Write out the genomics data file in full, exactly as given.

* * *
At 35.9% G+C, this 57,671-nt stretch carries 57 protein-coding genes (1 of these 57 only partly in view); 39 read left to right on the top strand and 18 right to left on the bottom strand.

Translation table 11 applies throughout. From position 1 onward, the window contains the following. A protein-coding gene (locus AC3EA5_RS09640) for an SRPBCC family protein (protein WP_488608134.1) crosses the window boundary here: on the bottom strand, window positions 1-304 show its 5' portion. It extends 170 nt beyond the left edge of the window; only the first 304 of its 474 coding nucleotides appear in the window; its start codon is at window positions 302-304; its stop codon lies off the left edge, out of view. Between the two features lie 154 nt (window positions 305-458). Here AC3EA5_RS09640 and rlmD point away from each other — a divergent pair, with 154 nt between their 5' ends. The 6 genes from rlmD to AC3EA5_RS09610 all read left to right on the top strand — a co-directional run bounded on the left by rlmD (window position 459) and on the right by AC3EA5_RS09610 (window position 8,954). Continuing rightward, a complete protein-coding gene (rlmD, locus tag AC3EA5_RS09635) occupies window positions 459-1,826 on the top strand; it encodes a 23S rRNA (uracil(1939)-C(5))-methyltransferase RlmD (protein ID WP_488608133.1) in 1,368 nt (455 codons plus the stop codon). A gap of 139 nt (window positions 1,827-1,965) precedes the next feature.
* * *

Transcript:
At 35.9% G+C, this 57,671-nt stretch carries 57 protein-coding genes (1 of these 57 only partly in view); 39 read left to right on the top strand and 18 right to left on the bottom strand.

Translation table 11 applies throughout. From position 1 onward, the window contains the following. A protein-coding gene (locus AC3EA5_RS09640) for an SRPBCC family protein (protein WP_488608134.1) crosses the window boundary here: on the bottom strand, window positions 1-304 show its 5' portion. It extends 170 nt beyond the left edge of the window; only the first 304 of its 474 coding nucleotides appear in the window; its start codon is at window positions 302-304; its stop codon lies off the left edge, out of view. Between the two features lie 154 nt (window positions 305-458). Here AC3EA5_RS09640 and rlmD point away from each other — a divergent pair, with 154 nt between their 5' ends. The 6 genes from rlmD to AC3EA5_RS09610 all read left to right on the top strand — a co-directional run bounded on the left by rlmD (window position 459) and on the right by AC3EA5_RS09610 (window position 8,954). Continuing rightward, a complete protein-coding gene (rlmD, locus tag AC3EA5_RS09635) occupies window positions 459-1,826 on the top strand; it encodes a 23S rRNA (uracil(1939)-C(5))-methyltransferase RlmD (protein ID WP_488608133.1) in 1,368 nt (455 codons plus the stop codon). A gap of 139 nt (window positions 1,827-1,965) precedes the next feature.